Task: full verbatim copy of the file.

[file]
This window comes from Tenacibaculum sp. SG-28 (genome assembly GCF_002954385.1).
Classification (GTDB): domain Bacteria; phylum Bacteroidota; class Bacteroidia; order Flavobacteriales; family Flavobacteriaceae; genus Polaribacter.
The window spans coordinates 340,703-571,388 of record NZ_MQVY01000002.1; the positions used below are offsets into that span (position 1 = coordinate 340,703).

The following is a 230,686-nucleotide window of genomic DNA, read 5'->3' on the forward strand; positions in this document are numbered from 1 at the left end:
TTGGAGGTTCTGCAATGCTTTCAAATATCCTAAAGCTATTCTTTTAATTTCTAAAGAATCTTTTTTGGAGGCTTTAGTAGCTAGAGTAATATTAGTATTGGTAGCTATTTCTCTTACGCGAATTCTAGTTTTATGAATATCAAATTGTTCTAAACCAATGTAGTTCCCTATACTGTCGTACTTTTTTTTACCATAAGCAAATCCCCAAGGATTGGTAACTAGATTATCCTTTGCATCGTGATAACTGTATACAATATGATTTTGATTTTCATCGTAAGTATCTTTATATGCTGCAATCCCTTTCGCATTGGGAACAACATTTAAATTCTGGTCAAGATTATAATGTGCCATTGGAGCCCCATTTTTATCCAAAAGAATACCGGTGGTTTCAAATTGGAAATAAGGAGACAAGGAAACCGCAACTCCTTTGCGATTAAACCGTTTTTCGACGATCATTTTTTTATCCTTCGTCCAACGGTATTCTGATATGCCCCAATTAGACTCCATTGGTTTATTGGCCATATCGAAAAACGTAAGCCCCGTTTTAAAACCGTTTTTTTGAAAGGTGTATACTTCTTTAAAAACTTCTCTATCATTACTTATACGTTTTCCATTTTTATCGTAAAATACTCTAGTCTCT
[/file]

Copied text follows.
This window comes from Tenacibaculum sp. SG-28 (genome assembly GCF_002954385.1).
Classification (GTDB): domain Bacteria; phylum Bacteroidota; class Bacteroidia; order Flavobacteriales; family Flavobacteriaceae; genus Polaribacter.
The window spans coordinates 340,703-571,388 of record NZ_MQVY01000002.1; the positions used below are offsets into that span (position 1 = coordinate 340,703).

The following is a 230,686-nucleotide window of genomic DNA, read 5'->3' on the forward strand; positions in this document are numbered from 1 at the left end:
TTGGAGGTTCTGCAATGCTTTCAAATATCCTAAAGCTATTCTTTTAATTTCTAAAGAATCTTTTTTGGAGGCTTTAGTAGCTAGAGTAATATTAGTATTGGTAGCTATTTCTCTTACGCGAATTCTAGTTTTATGAATATCAAATTGTTCTAAACCAATGTAGTTCCCTATACTGTCGTACTTTTTTTTACCATAAGCAAATCCCCAAGGATTGGTAACTAGATTATCCTTTGCATCGTGATAACTGTATACAATATGATTTTGATTTTCATCGTAAGTATCTTTATATGCTGCAATCCCTTTCGCATTGGGAACAACATTTAAATTCTGGTCAAGATTATAATGTGCCATTGGAGCCCCATTTTTATCCAAAAGAATACCGGTGGTTTCAAATTGGAAATAAGGAGACAAGGAAACCGCAACTCCTTTGCGATTAAACCGTTTTTCGACGATCATTTTTTTATCCTTCGTCCAACGGTATTCTGATATGCCCCAATTAGACTCCATTGGTTTATTGGCCATATCGAAAAACGTAAGCCCCGTTTTAAAACCGTTTTTTTGAAAGGTGTATACTTCTTTAAAAACTTCTCTATCATTACTTATACGTTTTCCATTTTTATCGTAAAATACTCTAGTCTCT